A “rain fly” is another helpful feature of some of the newer packs. In the event of rain, these backpack covers slide easily over the pack, protecting your gear from moisture. A rain fly is highly recommended – especially if you are traveling through Southeast Asia or other tropical places where heavy rains are particularly common.

Other backpack features to look for would include:

  • comfortable shoulder straps
  • a padded hip belt (to spread the weight of the pack)
  • plenty of outside pockets

Other than the above, don’t dwell too much on the features of the pack. The most important thing is to find one that’s comfortable for you.

Although online shopping certainly has its benefits, the best strategy here is to go to a camping or sporting goods store such as Cabela’s and start trying on packs.

Because no two people are built exactly the same, every person appreciates backpacks in their own unique way.

Finding a backpack that fits comfortably can make a world of difference during your travels.

Backpack Brands

There are some places in life where you shouldn’t cut corners: a backpack is one of those places. Though it’s possible that you might stumble on the perfect pack for you at a garage sale or in Aunt Millie’s attic, don’t count on it.

Especially for extended trips, you’ll want to look at the more expensive brands.

Otherwise, you risk being marooned in Malaysia with a zipper broken on your main compartment…

A quality backpack is likely to cost you $100 or more. Although the most popular backpack brand right now is Osprey, there are many other good brands. Here is the short list of backpack brands to check out:

  • Osprey
  • Arc’teryx
  • Deuter
  • GoLite
  • Gregory
  • Kelty
  • Mountain Hardware

Traveling With Your Backpack

In addition to the task of finding the very best backpack for you, there are a few things to look out for when traveling with a pack.

Checking your backpack at an airport can be stressful because there is a risk of damage to the pack. Packaging your backpack properly can greatly reduce the risk – and fear – of damage.

There are two main ways to protect your backpack if you do need to check it in:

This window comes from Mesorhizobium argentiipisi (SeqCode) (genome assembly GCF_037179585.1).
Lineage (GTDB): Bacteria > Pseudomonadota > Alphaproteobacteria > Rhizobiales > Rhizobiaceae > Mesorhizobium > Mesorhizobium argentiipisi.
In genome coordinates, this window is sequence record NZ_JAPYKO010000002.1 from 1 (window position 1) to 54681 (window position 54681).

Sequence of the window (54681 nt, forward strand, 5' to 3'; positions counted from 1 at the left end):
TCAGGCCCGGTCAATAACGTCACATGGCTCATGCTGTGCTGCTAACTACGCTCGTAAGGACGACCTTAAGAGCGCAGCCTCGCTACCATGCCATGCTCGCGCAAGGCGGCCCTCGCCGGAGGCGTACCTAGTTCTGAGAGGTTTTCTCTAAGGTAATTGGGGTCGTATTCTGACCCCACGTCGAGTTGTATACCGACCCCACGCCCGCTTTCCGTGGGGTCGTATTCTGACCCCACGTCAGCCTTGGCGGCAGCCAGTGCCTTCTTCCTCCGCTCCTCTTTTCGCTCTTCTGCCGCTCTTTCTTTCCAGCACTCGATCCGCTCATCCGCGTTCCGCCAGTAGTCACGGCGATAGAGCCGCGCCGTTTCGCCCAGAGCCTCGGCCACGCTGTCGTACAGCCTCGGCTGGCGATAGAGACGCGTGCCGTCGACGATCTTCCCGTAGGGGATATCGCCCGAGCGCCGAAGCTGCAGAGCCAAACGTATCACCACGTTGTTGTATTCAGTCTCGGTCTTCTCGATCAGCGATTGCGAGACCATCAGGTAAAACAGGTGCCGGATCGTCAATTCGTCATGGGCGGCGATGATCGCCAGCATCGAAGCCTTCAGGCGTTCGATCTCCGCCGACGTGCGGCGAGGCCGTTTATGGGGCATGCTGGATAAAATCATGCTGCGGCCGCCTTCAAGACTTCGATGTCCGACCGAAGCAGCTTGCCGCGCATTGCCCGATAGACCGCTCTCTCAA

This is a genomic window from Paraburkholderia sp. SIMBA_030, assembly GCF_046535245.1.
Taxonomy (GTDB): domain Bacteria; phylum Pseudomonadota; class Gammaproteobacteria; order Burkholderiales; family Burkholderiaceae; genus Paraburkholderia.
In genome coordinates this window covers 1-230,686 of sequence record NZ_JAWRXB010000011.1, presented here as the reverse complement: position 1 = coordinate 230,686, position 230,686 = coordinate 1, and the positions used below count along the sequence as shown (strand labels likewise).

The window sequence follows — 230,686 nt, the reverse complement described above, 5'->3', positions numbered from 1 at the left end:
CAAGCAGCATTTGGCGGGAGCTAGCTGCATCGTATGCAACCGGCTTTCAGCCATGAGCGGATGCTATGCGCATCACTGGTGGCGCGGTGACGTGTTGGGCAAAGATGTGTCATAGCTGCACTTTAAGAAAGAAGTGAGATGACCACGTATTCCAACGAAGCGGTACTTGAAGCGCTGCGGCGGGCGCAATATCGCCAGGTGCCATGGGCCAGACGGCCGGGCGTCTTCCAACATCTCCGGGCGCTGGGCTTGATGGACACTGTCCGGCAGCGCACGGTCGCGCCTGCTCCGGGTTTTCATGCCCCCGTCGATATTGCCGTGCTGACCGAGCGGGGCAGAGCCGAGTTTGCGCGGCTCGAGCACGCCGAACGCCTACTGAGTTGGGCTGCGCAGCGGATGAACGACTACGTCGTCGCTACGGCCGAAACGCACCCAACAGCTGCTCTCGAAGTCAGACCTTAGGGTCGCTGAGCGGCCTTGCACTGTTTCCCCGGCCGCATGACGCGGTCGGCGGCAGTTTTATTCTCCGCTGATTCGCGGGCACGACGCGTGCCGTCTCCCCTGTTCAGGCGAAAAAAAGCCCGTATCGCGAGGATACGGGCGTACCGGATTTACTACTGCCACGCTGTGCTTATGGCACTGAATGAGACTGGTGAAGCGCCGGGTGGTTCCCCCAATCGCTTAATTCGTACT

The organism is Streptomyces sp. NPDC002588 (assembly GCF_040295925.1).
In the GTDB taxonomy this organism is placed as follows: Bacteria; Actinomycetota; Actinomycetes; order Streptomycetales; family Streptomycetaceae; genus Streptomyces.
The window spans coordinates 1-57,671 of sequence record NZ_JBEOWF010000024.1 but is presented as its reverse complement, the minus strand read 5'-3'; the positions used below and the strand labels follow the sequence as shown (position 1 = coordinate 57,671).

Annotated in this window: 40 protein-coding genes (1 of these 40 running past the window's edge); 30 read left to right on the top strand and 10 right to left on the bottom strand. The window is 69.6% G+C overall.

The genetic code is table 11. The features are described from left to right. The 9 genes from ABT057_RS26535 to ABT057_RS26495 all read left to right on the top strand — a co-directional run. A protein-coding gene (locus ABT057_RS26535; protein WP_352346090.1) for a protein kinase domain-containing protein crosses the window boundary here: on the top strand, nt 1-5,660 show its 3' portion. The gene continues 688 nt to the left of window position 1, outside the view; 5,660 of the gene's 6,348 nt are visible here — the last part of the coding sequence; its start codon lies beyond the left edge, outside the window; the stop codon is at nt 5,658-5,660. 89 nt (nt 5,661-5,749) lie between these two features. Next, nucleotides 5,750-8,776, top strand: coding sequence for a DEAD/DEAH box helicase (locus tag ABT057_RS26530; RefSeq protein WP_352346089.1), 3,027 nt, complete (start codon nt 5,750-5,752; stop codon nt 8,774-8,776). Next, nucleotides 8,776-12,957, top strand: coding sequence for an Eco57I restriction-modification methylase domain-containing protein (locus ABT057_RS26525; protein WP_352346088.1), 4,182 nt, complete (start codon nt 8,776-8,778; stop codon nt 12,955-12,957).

1. Place the pack in a larger duffel bag, or
  2. Secure the protruding parts of the backpack with extra straps.

Duffel Bag Method: Duffel bags designed specifically to protect backpacks during travel can be purchased in outdoor specialty stores.

Put a TSA-approved lock on the backpack zippers when packing it in. This should keep your bag secure during the airport baggage check process.

Straps Method: For this method, it is important that your backpack is filled. That’s because the straps can better secure a backpack that has little extra fabric or room to move.

If you use this method, there won’t be anything between your backpack and the conveyor belts used to move luggage in airports – so you have to cinch it up well.

Start by securing all the straps and buckles that are part of your pack. Allow as few free hanging items as possible. Tuck loose straps into zippered pockets or tie them to loop holes on the pack.

You will likely need 2-3 extra straps for this method. Those extra straps can be pulled around the protruding parts of the backpack (such as the shoulder straps or hip belt). If tightened properly, the extra straps will prevent the pack from getting snagged on conveyor belts.

Square knots are a good way to secure the extra straps – just be sure to pull them tight and tuck in any extra strapping.


Traveling light is a simple and exciting way to see other parts of the world – and of the available choices, a light, comfortable, and easily-organized backpack is one of the best pieces of gear a traveler bent on traveling light can acquire.

Being mobile, or able to carry everything you’ve got, is the key to easy foreign travel. If you think you’re strong, try picking up all your equipment and walking around the block.
Paul Heussenstamm

The day on which one starts out is not the time to start preparations.
Nigerian Proverb